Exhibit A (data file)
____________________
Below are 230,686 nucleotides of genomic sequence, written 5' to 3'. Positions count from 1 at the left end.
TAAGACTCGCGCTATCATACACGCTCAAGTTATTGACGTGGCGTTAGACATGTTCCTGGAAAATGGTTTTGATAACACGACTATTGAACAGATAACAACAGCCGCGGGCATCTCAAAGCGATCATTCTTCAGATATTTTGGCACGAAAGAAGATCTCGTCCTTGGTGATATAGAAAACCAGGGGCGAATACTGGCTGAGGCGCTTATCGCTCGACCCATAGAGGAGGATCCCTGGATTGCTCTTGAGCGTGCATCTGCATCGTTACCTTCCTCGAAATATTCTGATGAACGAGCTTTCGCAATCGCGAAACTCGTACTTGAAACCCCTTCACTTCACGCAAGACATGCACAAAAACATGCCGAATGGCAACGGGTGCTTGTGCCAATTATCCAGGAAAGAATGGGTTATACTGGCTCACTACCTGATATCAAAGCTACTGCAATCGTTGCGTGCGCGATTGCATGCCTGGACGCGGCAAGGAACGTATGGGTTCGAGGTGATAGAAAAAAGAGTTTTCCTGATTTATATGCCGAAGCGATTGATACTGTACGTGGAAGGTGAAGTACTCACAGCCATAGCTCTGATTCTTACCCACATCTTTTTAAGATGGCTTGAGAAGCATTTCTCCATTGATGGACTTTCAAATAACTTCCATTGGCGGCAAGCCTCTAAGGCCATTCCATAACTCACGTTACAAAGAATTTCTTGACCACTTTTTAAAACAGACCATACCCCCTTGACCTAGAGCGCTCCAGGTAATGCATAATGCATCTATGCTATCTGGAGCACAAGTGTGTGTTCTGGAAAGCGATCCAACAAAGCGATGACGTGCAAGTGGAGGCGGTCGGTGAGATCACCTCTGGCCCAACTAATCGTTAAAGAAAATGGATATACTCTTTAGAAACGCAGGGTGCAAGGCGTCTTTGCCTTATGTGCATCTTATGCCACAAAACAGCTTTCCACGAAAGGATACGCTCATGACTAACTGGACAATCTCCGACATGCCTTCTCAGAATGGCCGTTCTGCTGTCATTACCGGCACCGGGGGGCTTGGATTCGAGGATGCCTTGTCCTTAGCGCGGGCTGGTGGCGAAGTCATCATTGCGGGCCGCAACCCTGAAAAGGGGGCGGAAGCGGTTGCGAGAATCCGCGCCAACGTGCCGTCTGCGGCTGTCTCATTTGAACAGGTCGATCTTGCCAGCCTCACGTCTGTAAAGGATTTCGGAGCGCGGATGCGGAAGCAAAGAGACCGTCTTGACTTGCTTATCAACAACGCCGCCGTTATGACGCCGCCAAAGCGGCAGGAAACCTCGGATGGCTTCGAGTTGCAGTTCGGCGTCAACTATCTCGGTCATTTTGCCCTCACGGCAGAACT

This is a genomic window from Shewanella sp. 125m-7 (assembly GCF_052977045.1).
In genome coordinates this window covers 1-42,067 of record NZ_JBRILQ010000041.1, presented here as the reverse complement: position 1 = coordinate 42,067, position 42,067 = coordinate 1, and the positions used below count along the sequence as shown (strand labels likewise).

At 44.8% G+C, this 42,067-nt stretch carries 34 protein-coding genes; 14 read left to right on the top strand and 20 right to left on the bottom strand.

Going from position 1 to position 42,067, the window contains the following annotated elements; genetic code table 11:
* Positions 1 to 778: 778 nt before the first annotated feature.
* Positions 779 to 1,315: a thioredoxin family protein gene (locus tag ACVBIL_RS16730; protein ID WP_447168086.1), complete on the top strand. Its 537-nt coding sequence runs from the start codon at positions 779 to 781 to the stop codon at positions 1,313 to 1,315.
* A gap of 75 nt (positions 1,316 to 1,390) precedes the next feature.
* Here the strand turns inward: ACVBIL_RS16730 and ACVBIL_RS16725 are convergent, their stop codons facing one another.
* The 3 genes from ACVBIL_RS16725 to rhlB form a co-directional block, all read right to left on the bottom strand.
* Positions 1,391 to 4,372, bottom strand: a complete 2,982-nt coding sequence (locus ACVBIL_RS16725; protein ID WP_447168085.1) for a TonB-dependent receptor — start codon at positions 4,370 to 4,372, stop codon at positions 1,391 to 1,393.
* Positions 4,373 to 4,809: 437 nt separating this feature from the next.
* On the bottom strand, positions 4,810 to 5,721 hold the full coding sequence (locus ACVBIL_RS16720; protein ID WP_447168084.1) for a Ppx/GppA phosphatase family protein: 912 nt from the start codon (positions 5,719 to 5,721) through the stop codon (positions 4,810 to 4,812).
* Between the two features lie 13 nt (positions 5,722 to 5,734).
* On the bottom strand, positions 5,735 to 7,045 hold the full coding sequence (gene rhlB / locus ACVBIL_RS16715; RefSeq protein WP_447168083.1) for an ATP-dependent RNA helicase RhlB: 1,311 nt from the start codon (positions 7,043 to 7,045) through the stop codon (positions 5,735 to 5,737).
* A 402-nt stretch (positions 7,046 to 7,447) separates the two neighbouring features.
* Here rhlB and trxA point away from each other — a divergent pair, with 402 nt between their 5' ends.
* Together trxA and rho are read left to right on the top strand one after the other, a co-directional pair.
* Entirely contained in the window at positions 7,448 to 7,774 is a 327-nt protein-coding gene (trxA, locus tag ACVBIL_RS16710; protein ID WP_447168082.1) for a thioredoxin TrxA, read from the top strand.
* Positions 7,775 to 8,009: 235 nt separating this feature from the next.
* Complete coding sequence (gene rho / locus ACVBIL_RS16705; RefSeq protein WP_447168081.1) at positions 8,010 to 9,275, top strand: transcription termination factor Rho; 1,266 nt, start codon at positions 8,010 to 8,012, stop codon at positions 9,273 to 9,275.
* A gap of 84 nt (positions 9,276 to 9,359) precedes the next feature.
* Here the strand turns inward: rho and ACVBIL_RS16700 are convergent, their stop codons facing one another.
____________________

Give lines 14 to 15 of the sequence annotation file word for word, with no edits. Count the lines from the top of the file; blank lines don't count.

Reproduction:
* On the bottom strand, positions 4,810 to 5,721 hold the full coding sequence (locus ACVBIL_RS16720; protein ID WP_447168084.1) for a Ppx/GppA phosphatase family protein: 912 nt from the start codon (positions 5,719 to 5,721) through the stop codon (positions 4,810 to 4,812).
* Between the two features lie 13 nt (positions 5,722 to 5,734).